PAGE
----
Funny thing is, the Memorial House, constructed on what historians thought marked the site of Washington’s birth house, actually falls 100 feet away. It was built in 1931, a year before the bicentennial celebration of Washington’s birth, when the Wakefield National Memorial Association scored funding from John D. Rockefeller, Jr. to secure land for the national park site. It was another six years before archeologists discovered the actual foundations above, “hidden under deepening soil and thickening underbrush for 150 years,” and realized they’d been mistaken. Oops. That house, a “U-shaped timber frame dwelling,” burned in a fire on Christmas Day, 1779. (This, I soon learn, is an ongoing theme in colonial presidential birthplaces. Jefferson’s birth house at Shadwell turned to ash in 1770. The third president greatly mourned the loss “of every paper I had in the world, and almost every book.” So years later, when he made his estate at Monticello, he demanded the kitchen be separate from the main house to prevent similar ruin. Live + learn.)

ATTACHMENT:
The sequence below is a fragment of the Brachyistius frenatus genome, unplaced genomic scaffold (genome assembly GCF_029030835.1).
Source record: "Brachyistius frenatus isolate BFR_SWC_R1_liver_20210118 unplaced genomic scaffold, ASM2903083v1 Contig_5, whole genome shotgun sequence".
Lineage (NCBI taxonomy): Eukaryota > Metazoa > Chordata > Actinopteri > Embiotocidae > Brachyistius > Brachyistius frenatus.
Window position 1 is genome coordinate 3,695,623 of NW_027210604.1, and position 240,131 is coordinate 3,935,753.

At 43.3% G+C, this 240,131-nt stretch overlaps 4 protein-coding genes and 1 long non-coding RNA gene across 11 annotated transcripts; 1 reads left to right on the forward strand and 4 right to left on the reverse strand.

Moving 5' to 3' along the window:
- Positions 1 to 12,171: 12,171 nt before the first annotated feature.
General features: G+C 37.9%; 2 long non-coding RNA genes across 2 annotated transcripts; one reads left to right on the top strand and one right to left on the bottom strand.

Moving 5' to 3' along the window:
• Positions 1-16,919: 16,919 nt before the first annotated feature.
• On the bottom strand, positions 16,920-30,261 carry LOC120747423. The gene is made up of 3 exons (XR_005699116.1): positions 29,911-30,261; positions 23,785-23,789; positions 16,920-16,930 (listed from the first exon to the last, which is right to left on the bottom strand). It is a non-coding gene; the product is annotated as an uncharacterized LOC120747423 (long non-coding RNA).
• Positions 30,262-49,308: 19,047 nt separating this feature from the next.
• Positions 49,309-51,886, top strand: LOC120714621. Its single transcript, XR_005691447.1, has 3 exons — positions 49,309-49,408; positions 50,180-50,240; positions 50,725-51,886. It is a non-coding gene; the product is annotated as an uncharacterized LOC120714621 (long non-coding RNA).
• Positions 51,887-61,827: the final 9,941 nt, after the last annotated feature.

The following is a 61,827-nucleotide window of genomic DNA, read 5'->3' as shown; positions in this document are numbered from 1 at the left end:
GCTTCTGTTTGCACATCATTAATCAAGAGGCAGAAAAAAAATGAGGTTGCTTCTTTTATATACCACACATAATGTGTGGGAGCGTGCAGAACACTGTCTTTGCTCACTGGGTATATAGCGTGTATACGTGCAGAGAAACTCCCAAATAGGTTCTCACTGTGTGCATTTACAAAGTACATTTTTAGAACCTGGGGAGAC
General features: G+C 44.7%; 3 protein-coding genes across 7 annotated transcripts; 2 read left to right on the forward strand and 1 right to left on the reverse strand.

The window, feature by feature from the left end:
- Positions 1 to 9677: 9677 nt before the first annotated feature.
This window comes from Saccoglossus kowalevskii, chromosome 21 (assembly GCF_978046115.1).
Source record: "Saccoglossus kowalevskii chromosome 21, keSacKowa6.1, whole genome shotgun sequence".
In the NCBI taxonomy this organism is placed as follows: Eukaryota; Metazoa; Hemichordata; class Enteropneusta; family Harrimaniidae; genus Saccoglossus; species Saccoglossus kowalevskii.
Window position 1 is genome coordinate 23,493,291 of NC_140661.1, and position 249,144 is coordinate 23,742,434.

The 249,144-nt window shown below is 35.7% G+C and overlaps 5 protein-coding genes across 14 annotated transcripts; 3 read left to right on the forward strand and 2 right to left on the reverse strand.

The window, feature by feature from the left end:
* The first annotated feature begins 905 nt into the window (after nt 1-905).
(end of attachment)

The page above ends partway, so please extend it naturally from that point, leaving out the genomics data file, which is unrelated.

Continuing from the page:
Here are some observations on Staunton, VA—birthplace of Woodrow Wilson, where I spent my Thursday afternoon and, somewhat inadvertently, my Thursday night:
Staunton people know what Wesleyan is.
I spoke with so many people during my five days in Virginia. I spent time all over the state—in Charles City, Colonial Beach, Charlottesville, Fredericksburg, Staunton. But only two people I met in Virginia had heard of Wesleyan, where I go to school.
Spoiler alert: they both work at the Woodrow Wilson Presidential Library and Museum, two doors down from Woodrow Wilson’s austere birth home in Staunton, VA.
Wilson taught at Wesleyan for two years during his academic career, from 1888-1890. Most notably, he founded our debate team, still called the T. Woodrow Wilson debate team, and supposedly lived in 159 High Street, what is now Earth House. (He oversaw the formation of the National Park Service as president, so I guess that’s earthy enough.)